The Namibian Dolphin Project | Humpback Whale

Species Profiles

Humpback Whale, Megaptera novaeangliae

Humpback whales migrating past the Namibian coast are on their way between feeding grounds in the Antarctic and breeding grounds off West Africa. Despite being one of the most studied large whales in the region, we still don’t fully understand the population structure of this once over-hunted species. Observations from Namibia may help to elucidate these patterns.

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Humpback whales migrate past the Namibian coast seasonally between their feeding grounds in the Antarctic and breeding grounds off western Africa.  Although one of the most well studied of the baleen whales thanks to their global distribution, ease of identification and fascinating songs, there is much that we don’t know about this species.

The humpback whales found on the west side of Africa are referred to as Breeding Stock B (BSB) by the International Whaling Commission.  This population is currently split into two subpopulations divided into stock B1 (northern) and B2 (southern) based on patterns of population recovery in historical whaling data and recent findings of genetic differentiation between animals sampled off Gabon and west South Africa (WSA) (Rosenbaum et al 2009, IWC 2007).  The border between the B1 and B2 subpopulations has been defined as roughly the Angola – Benguela Front in southern Angola but there is limited data to support this division and the existence of these two discrete breeding stocks has recently been questioned (Best and Allison, 2010).  Genetic and photographic matches of individuals have been made between South Africa and Gabon (where the vast majority of research on this population has concentrated to date), however there are clear genetic differences between these populations and evidence that the animals seen off west South Africa are in fact a sub-population which is feeding in the upwelling system there during summer months (instead of being in the Antarctic as is ‘expected’).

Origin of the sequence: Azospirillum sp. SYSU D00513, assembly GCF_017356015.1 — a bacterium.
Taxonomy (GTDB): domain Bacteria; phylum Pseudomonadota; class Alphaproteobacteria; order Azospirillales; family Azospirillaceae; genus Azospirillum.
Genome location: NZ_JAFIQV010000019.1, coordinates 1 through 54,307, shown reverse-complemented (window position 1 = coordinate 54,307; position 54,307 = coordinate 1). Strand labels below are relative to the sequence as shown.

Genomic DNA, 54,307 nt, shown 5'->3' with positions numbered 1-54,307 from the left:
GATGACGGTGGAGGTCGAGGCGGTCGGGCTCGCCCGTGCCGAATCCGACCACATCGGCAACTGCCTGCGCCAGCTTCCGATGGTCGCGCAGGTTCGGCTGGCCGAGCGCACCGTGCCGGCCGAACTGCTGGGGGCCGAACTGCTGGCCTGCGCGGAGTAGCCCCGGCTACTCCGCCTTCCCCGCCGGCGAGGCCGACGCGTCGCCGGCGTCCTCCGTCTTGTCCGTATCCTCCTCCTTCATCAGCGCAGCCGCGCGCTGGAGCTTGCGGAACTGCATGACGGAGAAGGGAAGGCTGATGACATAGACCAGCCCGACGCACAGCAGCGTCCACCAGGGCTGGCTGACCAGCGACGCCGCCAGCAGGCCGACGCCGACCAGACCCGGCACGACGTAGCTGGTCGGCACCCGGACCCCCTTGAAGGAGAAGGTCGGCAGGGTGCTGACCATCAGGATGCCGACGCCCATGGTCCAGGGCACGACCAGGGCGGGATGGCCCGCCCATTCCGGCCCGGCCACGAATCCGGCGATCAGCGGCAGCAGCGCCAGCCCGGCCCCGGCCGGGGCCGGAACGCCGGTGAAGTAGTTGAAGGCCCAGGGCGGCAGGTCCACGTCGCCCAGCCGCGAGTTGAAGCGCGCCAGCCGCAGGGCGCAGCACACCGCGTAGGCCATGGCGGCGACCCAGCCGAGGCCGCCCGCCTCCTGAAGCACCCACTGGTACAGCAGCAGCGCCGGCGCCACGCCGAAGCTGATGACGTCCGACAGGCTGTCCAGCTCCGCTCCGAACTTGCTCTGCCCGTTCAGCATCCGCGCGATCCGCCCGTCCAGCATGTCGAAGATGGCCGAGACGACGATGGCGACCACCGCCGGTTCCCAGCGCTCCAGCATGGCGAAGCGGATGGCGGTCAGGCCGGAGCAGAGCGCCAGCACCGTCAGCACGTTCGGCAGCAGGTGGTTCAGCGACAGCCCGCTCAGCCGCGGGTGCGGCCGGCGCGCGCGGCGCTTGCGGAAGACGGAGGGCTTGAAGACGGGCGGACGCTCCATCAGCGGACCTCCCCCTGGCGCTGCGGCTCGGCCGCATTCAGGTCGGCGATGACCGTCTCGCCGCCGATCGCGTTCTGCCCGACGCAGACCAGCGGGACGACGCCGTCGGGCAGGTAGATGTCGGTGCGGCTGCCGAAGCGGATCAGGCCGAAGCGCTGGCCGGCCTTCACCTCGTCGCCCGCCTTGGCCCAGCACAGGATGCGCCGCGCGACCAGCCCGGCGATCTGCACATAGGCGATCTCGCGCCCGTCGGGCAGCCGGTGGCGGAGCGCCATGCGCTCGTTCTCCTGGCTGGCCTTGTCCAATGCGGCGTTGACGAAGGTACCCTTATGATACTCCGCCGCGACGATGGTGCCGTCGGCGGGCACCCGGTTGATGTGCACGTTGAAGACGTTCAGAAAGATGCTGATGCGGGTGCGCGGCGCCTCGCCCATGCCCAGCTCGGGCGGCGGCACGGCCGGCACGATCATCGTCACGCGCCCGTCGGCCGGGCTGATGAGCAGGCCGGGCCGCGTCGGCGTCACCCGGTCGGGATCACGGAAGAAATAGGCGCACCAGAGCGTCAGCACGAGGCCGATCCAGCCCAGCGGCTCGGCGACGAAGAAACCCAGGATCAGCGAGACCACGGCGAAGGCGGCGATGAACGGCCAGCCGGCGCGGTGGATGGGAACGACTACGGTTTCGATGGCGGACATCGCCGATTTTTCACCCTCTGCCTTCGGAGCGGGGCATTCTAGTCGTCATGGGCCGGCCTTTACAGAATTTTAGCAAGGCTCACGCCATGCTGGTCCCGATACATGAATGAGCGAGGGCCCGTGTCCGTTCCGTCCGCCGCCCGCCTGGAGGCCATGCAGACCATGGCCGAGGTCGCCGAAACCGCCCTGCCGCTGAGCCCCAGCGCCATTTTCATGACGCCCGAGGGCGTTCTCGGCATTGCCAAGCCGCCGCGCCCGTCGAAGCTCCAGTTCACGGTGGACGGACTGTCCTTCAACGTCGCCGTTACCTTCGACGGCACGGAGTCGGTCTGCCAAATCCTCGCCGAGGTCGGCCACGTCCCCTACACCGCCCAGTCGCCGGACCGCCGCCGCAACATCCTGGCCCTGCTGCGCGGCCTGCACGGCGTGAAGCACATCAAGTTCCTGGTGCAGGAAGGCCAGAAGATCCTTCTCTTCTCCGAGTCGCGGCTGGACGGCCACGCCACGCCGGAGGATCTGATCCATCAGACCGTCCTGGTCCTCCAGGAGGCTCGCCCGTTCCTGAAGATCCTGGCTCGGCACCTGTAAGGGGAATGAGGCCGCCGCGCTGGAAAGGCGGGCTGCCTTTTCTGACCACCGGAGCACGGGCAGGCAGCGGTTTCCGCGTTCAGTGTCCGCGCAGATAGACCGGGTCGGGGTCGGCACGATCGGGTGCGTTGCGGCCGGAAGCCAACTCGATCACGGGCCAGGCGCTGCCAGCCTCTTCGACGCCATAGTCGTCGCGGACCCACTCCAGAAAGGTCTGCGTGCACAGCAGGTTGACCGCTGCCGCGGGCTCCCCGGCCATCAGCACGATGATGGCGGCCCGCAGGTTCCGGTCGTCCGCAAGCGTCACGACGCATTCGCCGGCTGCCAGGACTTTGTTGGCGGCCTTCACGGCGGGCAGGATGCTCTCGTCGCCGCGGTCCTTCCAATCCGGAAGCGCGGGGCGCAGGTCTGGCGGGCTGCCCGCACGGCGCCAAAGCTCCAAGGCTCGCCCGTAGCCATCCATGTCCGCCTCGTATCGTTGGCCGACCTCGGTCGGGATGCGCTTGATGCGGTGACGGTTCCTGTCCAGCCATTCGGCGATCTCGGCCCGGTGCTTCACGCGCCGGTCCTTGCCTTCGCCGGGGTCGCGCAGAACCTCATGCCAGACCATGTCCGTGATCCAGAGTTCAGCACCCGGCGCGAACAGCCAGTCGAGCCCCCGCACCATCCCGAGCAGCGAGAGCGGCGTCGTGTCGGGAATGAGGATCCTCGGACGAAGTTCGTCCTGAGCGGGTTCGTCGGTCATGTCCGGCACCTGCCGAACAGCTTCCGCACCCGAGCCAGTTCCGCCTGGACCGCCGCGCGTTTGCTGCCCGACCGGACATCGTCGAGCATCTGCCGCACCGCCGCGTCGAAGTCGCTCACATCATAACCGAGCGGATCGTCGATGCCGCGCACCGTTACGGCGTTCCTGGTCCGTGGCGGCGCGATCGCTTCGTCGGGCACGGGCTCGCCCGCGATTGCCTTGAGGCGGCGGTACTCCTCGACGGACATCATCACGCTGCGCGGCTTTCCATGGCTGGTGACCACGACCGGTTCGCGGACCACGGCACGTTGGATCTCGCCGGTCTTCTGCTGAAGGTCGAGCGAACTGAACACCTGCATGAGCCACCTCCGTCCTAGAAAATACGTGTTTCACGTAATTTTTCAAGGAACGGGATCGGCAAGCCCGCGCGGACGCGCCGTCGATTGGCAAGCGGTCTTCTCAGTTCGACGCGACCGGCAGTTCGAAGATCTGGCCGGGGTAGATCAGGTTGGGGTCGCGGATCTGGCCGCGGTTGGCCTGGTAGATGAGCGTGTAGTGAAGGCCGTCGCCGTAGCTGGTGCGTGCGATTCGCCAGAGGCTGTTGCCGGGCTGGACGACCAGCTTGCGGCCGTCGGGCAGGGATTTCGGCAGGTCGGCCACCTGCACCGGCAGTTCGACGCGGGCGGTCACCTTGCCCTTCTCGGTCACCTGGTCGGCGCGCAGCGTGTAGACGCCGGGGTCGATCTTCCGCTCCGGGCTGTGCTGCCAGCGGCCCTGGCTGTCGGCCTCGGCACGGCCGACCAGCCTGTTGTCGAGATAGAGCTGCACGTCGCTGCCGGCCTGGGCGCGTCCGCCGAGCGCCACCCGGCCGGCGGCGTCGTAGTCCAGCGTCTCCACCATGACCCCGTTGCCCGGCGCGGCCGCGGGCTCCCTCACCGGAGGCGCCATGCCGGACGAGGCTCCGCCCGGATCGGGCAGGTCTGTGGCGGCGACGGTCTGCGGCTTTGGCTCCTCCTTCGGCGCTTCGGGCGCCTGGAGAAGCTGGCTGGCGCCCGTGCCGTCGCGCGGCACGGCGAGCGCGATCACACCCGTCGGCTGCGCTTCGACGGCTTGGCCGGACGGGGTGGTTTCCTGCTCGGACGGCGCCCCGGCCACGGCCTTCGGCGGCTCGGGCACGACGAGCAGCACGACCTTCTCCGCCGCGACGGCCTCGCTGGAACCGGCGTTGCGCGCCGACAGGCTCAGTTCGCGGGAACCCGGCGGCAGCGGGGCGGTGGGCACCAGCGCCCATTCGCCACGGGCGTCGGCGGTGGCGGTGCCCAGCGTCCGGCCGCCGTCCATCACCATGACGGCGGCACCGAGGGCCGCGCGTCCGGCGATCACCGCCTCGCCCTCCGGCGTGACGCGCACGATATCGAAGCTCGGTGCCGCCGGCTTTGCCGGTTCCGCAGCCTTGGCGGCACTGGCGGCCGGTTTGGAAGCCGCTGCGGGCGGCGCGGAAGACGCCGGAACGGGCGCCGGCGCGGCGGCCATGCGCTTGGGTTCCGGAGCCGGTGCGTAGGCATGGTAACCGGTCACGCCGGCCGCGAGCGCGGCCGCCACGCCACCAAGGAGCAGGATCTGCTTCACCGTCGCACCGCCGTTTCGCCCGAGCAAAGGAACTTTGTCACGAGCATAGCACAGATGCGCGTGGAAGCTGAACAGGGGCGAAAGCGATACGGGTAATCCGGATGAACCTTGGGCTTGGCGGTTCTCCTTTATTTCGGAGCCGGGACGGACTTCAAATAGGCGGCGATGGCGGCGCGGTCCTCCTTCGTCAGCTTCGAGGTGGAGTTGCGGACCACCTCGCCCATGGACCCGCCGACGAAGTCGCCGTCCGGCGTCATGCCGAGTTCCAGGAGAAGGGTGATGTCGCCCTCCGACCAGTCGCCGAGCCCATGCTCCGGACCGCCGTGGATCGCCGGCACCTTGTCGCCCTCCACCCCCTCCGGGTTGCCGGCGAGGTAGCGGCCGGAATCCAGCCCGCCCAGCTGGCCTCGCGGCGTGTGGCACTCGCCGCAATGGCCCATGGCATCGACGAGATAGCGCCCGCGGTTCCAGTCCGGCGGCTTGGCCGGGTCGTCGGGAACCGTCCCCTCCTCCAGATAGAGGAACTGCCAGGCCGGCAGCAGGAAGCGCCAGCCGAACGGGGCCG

Information on the identity and genetic make up of humpback whales passing through Namibian waters will help us to understand the population structure of BSB, which has important implications for estimating the population structure, size and recovery rates of these animals in the region.


Evidence from historic whaling catches suggests that the Namibia coast acts as a migration corridor with catches peaking in June (northwards migration) and September (southwards migration). Animals passing through Namibian waters should be members of either